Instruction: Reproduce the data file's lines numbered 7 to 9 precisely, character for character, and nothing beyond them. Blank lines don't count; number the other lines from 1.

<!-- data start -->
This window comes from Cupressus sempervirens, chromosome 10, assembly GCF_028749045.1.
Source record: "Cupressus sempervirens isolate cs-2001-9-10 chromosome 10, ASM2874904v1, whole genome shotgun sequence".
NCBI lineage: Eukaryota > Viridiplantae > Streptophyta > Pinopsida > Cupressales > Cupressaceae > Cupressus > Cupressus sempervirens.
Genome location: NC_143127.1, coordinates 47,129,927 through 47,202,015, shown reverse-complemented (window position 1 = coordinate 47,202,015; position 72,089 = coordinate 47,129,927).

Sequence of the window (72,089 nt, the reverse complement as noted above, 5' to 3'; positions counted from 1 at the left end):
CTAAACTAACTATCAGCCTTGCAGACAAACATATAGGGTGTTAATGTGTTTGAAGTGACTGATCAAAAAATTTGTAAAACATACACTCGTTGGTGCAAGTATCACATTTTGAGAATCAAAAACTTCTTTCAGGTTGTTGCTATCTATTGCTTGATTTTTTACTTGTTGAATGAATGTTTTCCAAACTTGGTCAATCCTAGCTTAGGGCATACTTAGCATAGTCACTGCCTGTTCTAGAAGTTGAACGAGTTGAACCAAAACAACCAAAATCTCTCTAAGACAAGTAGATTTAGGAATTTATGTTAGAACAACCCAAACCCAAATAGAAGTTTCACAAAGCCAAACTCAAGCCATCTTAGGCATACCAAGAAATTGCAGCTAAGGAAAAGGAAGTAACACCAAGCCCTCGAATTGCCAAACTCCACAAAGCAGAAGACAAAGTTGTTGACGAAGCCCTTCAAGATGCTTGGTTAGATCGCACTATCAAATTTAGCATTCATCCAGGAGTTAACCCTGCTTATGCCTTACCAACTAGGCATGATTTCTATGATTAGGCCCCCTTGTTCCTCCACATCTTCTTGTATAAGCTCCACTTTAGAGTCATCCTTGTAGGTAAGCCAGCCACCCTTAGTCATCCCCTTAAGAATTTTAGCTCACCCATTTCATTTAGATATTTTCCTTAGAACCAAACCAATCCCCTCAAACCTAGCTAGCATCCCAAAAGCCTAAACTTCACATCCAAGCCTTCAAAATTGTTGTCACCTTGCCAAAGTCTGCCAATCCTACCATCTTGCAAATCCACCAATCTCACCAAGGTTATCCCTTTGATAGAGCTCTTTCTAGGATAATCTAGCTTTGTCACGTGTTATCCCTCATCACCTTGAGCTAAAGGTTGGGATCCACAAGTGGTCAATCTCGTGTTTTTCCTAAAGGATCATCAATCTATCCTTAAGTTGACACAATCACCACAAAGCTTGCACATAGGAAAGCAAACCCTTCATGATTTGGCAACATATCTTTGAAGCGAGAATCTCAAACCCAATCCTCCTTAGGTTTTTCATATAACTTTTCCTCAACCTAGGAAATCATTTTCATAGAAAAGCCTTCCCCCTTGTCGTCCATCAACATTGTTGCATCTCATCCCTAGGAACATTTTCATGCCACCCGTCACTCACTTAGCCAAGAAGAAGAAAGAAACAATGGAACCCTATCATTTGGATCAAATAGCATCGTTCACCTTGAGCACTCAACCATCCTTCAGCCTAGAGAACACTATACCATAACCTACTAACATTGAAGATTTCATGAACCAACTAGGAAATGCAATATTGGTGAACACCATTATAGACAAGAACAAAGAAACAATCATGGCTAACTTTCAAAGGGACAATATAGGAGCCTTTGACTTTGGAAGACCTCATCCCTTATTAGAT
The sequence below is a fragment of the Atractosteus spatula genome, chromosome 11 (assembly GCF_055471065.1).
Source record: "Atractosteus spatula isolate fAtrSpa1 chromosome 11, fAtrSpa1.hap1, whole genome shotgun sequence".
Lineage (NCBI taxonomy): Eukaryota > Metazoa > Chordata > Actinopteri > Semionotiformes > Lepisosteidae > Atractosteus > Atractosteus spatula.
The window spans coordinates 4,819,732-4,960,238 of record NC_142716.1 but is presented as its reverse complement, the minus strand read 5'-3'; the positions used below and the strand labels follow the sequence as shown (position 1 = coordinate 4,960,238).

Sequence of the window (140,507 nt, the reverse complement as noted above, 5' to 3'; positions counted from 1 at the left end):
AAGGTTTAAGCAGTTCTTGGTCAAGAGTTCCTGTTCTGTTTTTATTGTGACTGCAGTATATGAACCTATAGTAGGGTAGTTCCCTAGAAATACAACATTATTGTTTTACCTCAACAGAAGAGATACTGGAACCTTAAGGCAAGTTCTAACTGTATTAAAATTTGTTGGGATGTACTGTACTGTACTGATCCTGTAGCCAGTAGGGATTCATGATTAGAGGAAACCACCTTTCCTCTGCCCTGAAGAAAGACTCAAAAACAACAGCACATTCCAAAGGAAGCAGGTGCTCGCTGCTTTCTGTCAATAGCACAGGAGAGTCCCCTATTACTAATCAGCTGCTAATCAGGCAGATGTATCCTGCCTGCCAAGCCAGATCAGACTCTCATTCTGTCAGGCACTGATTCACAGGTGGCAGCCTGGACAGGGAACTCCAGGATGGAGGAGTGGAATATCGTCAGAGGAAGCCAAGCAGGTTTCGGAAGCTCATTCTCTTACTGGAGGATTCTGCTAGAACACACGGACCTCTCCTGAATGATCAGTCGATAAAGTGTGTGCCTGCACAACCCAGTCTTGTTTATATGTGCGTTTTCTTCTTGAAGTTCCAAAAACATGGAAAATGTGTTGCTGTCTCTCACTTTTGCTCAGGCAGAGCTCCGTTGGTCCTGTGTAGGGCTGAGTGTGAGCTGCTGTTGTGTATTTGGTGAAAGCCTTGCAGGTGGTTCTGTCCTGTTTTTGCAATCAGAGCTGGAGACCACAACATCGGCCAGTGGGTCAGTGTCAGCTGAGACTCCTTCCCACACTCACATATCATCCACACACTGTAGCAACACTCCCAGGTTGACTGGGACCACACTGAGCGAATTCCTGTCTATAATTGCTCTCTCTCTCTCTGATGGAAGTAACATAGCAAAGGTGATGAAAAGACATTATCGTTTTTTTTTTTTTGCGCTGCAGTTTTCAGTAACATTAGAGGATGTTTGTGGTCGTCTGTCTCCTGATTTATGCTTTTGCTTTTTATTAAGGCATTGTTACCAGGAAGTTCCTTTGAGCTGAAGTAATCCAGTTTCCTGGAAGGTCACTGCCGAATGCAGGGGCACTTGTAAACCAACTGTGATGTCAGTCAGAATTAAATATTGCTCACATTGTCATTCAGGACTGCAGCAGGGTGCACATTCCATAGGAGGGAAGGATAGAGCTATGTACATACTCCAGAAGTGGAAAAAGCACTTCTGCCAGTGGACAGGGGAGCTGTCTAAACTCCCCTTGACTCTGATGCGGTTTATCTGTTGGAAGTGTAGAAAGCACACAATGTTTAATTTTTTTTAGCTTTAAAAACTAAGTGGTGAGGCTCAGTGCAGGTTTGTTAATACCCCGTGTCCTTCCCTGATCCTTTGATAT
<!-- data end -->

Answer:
The sequence below is a fragment of the Atractosteus spatula genome, chromosome 11 (assembly GCF_055471065.1).
Source record: "Atractosteus spatula isolate fAtrSpa1 chromosome 11, fAtrSpa1.hap1, whole genome shotgun sequence".
Lineage (NCBI taxonomy): Eukaryota > Metazoa > Chordata > Actinopteri > Semionotiformes > Lepisosteidae > Atractosteus > Atractosteus spatula.